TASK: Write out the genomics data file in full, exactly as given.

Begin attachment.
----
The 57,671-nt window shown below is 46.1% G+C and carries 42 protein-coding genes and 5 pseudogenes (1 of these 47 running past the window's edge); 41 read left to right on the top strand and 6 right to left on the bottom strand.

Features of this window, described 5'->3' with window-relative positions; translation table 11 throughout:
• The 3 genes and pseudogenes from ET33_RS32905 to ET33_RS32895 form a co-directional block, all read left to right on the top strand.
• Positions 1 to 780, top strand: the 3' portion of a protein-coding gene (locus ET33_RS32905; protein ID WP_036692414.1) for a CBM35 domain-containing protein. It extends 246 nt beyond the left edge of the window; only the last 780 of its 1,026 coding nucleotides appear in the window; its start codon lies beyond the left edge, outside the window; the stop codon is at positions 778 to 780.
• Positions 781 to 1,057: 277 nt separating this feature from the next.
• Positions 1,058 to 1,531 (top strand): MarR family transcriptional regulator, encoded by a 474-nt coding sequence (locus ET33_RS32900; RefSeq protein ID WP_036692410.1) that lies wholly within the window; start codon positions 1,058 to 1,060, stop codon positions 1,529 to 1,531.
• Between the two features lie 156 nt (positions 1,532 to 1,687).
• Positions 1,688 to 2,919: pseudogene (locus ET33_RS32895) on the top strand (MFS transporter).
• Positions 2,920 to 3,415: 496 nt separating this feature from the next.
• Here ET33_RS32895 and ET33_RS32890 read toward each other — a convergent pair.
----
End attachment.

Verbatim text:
The 57,671-nt window shown below is 46.1% G+C and carries 42 protein-coding genes and 5 pseudogenes (1 of these 47 running past the window's edge); 41 read left to right on the top strand and 6 right to left on the bottom strand.

Features of this window, described 5'->3' with window-relative positions; translation table 11 throughout:
• The 3 genes and pseudogenes from ET33_RS32905 to ET33_RS32895 form a co-directional block, all read left to right on the top strand.
• Positions 1 to 780, top strand: the 3' portion of a protein-coding gene (locus ET33_RS32905; protein ID WP_036692414.1) for a CBM35 domain-containing protein. It extends 246 nt beyond the left edge of the window; only the last 780 of its 1,026 coding nucleotides appear in the window; its start codon lies beyond the left edge, outside the window; the stop codon is at positions 778 to 780.
• Positions 781 to 1,057: 277 nt separating this feature from the next.
• Positions 1,058 to 1,531 (top strand): MarR family transcriptional regulator, encoded by a 474-nt coding sequence (locus ET33_RS32900; RefSeq protein ID WP_036692410.1) that lies wholly within the window; start codon positions 1,058 to 1,060, stop codon positions 1,529 to 1,531.
• Between the two features lie 156 nt (positions 1,532 to 1,687).
• Positions 1,688 to 2,919: pseudogene (locus ET33_RS32895) on the top strand (MFS transporter).
• Positions 2,920 to 3,415: 496 nt separating this feature from the next.
• Here ET33_RS32895 and ET33_RS32890 read toward each other — a convergent pair.